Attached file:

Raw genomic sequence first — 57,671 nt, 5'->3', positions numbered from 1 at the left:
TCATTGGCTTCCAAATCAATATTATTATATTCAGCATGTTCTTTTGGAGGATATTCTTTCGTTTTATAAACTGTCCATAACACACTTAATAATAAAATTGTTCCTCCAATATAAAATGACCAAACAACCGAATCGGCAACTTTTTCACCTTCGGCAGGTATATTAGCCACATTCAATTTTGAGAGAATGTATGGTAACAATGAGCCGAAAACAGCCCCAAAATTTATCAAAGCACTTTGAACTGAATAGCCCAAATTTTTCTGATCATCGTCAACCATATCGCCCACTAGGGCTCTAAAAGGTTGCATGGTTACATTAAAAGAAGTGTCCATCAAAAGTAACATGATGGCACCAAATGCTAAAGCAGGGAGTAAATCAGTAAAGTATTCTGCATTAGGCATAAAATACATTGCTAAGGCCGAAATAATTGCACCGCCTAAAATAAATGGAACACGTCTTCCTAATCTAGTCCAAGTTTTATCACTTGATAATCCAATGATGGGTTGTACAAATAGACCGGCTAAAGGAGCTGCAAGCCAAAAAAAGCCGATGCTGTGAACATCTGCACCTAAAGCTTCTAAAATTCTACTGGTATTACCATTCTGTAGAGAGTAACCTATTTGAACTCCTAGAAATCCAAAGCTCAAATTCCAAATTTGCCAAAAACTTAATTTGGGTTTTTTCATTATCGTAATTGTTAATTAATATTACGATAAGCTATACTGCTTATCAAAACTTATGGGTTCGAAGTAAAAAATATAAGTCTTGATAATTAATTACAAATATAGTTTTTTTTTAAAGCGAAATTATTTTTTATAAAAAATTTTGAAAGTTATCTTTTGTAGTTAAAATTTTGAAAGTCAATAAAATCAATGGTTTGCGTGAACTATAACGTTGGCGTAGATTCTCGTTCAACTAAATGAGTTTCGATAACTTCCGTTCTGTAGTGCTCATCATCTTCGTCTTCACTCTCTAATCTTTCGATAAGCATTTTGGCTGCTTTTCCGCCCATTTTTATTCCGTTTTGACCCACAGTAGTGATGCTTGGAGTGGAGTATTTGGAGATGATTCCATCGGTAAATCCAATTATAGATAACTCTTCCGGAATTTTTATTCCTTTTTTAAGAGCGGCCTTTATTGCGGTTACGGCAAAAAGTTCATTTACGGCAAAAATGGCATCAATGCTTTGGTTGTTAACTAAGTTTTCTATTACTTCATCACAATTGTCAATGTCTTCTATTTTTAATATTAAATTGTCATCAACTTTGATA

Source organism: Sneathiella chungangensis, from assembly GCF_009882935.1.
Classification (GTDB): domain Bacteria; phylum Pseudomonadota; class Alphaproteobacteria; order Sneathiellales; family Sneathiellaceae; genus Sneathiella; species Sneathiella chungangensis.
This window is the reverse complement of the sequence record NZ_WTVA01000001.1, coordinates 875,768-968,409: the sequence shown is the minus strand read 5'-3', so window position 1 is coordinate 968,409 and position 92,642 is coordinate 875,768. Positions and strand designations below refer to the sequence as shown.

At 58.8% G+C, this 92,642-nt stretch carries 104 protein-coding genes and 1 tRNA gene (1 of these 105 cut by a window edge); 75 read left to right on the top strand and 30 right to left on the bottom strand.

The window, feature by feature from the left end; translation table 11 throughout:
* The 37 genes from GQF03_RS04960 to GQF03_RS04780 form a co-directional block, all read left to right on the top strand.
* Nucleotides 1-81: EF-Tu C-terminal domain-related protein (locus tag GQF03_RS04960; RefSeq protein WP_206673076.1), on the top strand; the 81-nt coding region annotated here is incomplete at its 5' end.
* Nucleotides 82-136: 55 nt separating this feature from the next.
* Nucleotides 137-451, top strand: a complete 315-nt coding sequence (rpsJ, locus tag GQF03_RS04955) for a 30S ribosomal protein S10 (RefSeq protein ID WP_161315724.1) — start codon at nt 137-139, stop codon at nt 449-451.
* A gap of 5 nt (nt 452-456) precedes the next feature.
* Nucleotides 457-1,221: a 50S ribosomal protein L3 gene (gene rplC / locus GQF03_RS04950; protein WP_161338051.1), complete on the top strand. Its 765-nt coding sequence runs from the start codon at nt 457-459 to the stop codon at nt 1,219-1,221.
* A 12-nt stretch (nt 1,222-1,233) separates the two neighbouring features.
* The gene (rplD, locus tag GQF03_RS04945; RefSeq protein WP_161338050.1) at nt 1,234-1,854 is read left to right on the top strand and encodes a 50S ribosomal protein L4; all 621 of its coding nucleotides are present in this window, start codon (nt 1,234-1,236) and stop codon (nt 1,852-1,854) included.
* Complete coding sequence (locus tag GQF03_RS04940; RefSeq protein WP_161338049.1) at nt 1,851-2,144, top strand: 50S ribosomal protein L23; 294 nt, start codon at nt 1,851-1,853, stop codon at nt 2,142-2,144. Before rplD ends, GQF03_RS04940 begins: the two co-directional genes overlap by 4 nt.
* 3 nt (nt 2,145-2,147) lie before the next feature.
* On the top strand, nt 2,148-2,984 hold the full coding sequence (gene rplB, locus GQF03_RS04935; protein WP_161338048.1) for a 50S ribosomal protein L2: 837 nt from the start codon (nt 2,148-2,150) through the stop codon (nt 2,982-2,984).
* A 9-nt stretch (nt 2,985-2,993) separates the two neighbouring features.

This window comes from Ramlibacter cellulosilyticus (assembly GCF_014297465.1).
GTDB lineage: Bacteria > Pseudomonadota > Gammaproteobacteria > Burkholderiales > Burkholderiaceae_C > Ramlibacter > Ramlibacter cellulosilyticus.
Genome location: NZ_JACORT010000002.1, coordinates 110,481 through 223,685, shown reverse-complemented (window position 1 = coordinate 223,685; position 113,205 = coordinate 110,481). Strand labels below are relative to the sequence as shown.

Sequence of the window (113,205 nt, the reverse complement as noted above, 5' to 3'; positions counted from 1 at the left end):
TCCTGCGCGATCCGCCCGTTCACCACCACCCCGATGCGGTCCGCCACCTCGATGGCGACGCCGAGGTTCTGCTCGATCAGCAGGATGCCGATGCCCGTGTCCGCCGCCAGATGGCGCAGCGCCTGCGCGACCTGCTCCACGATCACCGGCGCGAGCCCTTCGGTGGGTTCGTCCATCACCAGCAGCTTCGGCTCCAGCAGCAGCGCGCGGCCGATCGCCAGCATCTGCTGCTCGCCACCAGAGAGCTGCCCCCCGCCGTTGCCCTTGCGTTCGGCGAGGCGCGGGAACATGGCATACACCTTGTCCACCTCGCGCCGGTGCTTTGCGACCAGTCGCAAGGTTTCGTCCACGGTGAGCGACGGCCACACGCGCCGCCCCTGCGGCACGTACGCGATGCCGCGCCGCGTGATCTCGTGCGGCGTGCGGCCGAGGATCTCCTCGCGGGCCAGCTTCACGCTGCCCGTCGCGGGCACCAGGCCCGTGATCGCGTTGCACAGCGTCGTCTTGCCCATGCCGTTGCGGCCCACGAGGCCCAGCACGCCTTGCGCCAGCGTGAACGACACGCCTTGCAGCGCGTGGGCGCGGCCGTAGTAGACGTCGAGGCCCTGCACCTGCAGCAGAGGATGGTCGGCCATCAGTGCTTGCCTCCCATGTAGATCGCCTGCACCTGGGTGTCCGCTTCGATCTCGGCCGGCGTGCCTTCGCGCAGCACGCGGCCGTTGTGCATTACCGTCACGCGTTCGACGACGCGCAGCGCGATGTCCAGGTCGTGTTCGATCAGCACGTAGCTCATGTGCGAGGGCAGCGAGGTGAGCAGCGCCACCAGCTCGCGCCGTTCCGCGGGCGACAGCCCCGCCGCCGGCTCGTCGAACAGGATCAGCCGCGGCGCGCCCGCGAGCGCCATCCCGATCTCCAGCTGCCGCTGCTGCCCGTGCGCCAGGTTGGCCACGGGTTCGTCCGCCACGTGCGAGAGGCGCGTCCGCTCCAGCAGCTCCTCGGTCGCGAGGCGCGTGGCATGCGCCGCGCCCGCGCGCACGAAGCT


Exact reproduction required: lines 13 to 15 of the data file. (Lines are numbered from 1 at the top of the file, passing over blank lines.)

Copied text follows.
* Nucleotides 457-1,221: a 50S ribosomal protein L3 gene (gene rplC / locus GQF03_RS04950; protein WP_161338051.1), complete on the top strand. Its 765-nt coding sequence runs from the start codon at nt 457-459 to the stop codon at nt 1,219-1,221.
* A 12-nt stretch (nt 1,222-1,233) separates the two neighbouring features.
* The gene (rplD, locus tag GQF03_RS04945; RefSeq protein WP_161338050.1) at nt 1,234-1,854 is read left to right on the top strand and encodes a 50S ribosomal protein L4; all 621 of its coding nucleotides are present in this window, start codon (nt 1,234-1,236) and stop codon (nt 1,852-1,854) included.